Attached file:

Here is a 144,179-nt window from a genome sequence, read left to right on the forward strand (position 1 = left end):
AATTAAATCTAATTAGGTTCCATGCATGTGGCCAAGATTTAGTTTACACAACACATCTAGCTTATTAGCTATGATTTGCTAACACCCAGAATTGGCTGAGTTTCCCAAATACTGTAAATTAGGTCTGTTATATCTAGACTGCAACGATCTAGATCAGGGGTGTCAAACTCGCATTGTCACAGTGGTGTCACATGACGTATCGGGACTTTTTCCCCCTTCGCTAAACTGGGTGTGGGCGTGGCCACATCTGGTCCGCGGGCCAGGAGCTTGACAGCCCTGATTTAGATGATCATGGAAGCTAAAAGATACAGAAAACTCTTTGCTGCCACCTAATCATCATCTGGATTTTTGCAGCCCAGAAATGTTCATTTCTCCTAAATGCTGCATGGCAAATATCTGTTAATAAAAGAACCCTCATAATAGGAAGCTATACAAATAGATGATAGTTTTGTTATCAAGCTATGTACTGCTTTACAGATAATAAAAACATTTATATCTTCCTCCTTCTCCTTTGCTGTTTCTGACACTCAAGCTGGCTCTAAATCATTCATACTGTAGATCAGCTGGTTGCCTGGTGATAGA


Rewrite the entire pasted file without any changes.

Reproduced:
Here is a 144,179-nt window from a genome sequence, read left to right on the forward strand (position 1 = left end):
AATTAAATCTAATTAGGTTCCATGCATGTGGCCAAGATTTAGTTTACACAACACATCTAGCTTATTAGCTATGATTTGCTAACACCCAGAATTGGCTGAGTTTCCCAAATACTGTAAATTAGGTCTGTTATATCTAGACTGCAACGATCTAGATCAGGGGTGTCAAACTCGCATTGTCACAGTGGTGTCACATGACGTATCGGGACTTTTTCCCCCTTCGCTAAACTGGGTGTGGGCGTGGCCACATCTGGTCCGCGGGCCAGGAGCTTGACAGCCCTGATTTAGATGATCATGGAAGCTAAAAGATACAGAAAACTCTTTGCTGCCACCTAATCATCATCTGGATTTTTGCAGCCCAGAAATGTTCATTTCTCCTAAATGCTGCATGGCAAATATCTGTTAATAAAAGAACCCTCATAATAGGAAGCTATACAAATAGATGATAGTTTTGTTATCAAGCTATGTACTGCTTTACAGATAATAAAAACATTTATATCTTCCTCCTTCTCCTTTGCTGTTTCTGACACTCAAGCTGGCTCTAAATCATTCATACTGTAGATCAGCTGGTTGCCTGGTGATAGA